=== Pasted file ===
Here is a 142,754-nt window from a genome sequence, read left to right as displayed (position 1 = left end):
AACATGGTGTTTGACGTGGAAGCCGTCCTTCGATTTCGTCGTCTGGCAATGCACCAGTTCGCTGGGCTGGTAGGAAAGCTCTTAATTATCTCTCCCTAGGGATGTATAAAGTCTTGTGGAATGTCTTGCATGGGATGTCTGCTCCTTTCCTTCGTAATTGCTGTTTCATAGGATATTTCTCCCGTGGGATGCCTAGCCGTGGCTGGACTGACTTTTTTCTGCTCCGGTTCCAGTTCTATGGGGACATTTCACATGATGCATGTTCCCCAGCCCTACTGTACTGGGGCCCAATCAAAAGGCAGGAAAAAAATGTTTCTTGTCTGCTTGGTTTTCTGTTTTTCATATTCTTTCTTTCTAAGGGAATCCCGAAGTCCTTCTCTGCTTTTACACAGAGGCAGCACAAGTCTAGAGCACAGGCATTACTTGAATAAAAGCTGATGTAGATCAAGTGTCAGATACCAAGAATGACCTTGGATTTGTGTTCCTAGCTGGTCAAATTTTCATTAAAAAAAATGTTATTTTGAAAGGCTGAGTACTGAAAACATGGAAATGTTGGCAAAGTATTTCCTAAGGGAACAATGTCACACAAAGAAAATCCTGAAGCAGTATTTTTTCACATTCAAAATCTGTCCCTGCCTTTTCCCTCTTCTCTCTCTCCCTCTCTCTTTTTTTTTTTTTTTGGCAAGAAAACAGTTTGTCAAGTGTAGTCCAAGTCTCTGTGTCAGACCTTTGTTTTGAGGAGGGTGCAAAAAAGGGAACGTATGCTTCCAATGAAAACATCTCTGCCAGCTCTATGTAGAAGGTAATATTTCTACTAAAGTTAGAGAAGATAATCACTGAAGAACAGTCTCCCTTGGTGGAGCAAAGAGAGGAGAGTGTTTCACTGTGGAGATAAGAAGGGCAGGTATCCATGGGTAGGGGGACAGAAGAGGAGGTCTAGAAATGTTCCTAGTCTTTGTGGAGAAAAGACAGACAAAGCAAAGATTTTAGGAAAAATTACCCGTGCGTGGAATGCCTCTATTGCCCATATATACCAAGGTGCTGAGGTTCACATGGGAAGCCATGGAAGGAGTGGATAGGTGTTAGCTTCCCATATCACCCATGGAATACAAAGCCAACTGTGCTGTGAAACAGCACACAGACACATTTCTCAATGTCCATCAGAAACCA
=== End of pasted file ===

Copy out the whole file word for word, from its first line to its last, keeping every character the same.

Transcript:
Here is a 142,754-nt window from a genome sequence, read left to right as displayed (position 1 = left end):
AACATGGTGTTTGACGTGGAAGCCGTCCTTCGATTTCGTCGTCTGGCAATGCACCAGTTCGCTGGGCTGGTAGGAAAGCTCTTAATTATCTCTCCCTAGGGATGTATAAAGTCTTGTGGAATGTCTTGCATGGGATGTCTGCTCCTTTCCTTCGTAATTGCTGTTTCATAGGATATTTCTCCCGTGGGATGCCTAGCCGTGGCTGGACTGACTTTTTTCTGCTCCGGTTCCAGTTCTATGGGGACATTTCACATGATGCATGTTCCCCAGCCCTACTGTACTGGGGCCCAATCAAAAGGCAGGAAAAAAATGTTTCTTGTCTGCTTGGTTTTCTGTTTTTCATATTCTTTCTTTCTAAGGGAATCCCGAAGTCCTTCTCTGCTTTTACACAGAGGCAGCACAAGTCTAGAGCACAGGCATTACTTGAATAAAAGCTGATGTAGATCAAGTGTCAGATACCAAGAATGACCTTGGATTTGTGTTCCTAGCTGGTCAAATTTTCATTAAAAAAAATGTTATTTTGAAAGGCTGAGTACTGAAAACATGGAAATGTTGGCAAAGTATTTCCTAAGGGAACAATGTCACACAAAGAAAATCCTGAAGCAGTATTTTTTCACATTCAAAATCTGTCCCTGCCTTTTCCCTCTTCTCTCTCTCCCTCTCTCTTTTTTTTTTTTTTTGGCAAGAAAACAGTTTGTCAAGTGTAGTCCAAGTCTCTGTGTCAGACCTTTGTTTTGAGGAGGGTGCAAAAAAGGGAACGTATGCTTCCAATGAAAACATCTCTGCCAGCTCTATGTAGAAGGTAATATTTCTACTAAAGTTAGAGAAGATAATCACTGAAGAACAGTCTCCCTTGGTGGAGCAAAGAGAGGAGAGTGTTTCACTGTGGAGATAAGAAGGGCAGGTATCCATGGGTAGGGGGACAGAAGAGGAGGTCTAGAAATGTTCCTAGTCTTTGTGGAGAAAAGACAGACAAAGCAAAGATTTTAGGAAAAATTACCCGTGCGTGGAATGCCTCTATTGCCCATATATACCAAGGTGCTGAGGTTCACATGGGAAGCCATGGAAGGAGTGGATAGGTGTTAGCTTCCCATATCACCCATGGAATACAAAGCCAACTGTGCTGTGAAACAGCACACAGACACATTTCTCAATGTCCATCAGAAACCA